The majority of countries that host the greatest number of refugees are in the Global South and are primarily countries that border the most affected countries. As of 2016, out of the top 10 countries hosting refugees, four are in the Middle East (Turkey, Lebanon, Iran, and Jordan), one is in South Asia (Pakistan), and four are in Africa (Chad, Ethiopia, Kenya, Uganda).5 Only one European country—Germany—falls within the top ten in terms of numbers of refugees hosted.6
Most of these countries cannot adequately accommodate the refugee populations they are hosting. Smaller countries such as Lebanon and Jordan have up to one quarter of their population comprised of documented refugees. Major constraints are placed on the economies of these countries as refugees are not allowed by law to be employed and therefore have difficulty supporting themselves financially, or are unlicensed to work in the fields or professions they had in their home countries. On the other hand, larger and more prosperous countries, including Brazil, China, Hong Kong, India, Russia, and the US have sufficient financial and human resources to accept large numbers of refugees. In addition, prosperous Gulf Arab states have only accepted a very limited number of refugees over the past several years.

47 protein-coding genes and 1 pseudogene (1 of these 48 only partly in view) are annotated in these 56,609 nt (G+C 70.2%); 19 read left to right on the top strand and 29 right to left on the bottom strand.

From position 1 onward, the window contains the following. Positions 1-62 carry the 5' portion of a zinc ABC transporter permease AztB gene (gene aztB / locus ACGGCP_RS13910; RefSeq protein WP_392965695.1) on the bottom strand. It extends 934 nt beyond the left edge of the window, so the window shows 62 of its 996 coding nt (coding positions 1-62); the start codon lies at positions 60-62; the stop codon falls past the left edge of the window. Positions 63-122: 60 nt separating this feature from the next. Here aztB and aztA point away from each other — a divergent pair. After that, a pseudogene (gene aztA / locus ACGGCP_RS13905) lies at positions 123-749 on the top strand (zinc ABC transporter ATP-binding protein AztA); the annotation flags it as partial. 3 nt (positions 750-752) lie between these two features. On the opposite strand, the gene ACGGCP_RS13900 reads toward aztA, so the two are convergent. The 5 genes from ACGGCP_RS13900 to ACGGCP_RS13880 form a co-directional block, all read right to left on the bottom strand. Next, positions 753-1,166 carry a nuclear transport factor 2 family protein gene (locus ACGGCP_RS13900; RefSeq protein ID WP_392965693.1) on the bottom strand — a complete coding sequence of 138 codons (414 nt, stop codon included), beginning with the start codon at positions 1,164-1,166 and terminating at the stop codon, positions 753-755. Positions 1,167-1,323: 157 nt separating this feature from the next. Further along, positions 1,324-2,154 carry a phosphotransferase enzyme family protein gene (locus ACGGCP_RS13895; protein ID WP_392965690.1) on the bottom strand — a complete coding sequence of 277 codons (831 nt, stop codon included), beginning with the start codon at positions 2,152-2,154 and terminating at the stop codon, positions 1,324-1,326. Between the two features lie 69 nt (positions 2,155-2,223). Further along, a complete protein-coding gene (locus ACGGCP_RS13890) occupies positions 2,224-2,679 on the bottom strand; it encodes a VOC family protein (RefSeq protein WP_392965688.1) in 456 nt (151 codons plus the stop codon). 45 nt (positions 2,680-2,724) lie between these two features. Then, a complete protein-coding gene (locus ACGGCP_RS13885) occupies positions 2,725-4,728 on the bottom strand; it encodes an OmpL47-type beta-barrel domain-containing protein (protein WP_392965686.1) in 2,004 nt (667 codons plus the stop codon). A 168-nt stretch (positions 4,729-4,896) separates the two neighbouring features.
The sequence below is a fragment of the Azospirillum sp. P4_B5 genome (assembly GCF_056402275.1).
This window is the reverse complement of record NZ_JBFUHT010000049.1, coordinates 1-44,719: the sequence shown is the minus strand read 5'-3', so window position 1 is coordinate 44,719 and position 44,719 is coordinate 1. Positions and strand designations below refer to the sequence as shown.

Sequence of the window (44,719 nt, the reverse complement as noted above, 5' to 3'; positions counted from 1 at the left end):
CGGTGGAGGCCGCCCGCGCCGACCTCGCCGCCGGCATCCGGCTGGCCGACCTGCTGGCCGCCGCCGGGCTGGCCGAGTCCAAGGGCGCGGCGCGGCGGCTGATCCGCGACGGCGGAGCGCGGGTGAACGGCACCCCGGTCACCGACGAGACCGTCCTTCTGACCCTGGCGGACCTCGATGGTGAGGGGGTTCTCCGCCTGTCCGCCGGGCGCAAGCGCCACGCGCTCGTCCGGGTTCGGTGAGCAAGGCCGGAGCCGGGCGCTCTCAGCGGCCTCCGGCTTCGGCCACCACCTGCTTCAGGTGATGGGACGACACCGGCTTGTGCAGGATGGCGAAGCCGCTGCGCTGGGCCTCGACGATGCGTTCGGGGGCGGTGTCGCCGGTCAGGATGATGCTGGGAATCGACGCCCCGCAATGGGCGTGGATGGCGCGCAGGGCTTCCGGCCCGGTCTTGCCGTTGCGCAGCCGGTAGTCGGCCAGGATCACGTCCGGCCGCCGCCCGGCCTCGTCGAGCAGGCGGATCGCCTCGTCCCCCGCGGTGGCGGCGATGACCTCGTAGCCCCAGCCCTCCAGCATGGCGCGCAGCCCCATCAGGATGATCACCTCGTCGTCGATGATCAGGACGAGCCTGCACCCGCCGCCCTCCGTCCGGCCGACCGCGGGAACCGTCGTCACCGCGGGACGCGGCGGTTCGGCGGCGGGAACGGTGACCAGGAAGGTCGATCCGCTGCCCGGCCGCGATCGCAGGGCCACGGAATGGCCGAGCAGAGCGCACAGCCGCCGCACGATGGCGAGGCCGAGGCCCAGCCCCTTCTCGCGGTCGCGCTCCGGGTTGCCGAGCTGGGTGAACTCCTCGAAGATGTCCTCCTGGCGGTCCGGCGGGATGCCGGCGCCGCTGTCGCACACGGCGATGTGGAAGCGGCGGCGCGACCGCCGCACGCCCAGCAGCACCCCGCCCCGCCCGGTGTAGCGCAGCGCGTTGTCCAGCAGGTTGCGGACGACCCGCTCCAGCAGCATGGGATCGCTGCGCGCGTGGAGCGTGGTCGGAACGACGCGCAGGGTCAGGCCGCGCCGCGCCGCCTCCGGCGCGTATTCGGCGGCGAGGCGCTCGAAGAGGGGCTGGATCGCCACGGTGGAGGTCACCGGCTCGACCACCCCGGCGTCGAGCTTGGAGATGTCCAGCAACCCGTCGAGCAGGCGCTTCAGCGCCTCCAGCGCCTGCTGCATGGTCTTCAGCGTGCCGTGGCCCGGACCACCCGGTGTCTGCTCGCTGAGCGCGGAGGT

A third crisis is related to the experiences of those seeking refuge in the Global North, many of whom have been met with responses that are far too often neither inclusive nor humane. Across Europe, governments have ignored their obligations to the 1951 Convention Relating to the Status of Refugees in order to justify deporting Syrians back to Turkey, a country where most cannot work legally and when deportation back to Syria is a major risk. The Italian, German, and British governments have called for refugees to be returned to Libya, where many migrants work in perilous and inhumane conditions and where conflicts continue. In Greece, Western European leaders have forced the Greek government to detain arriving asylum seekers en route to Germany and elsewhere on the continent, yet have gone back on their promise to move them to such better-resourced countries. In Denmark, asylum seekers have been forced to give up their valuables in order to pay for their stay, and volunteers that have given gifts to them have been prosecuted as smugglers.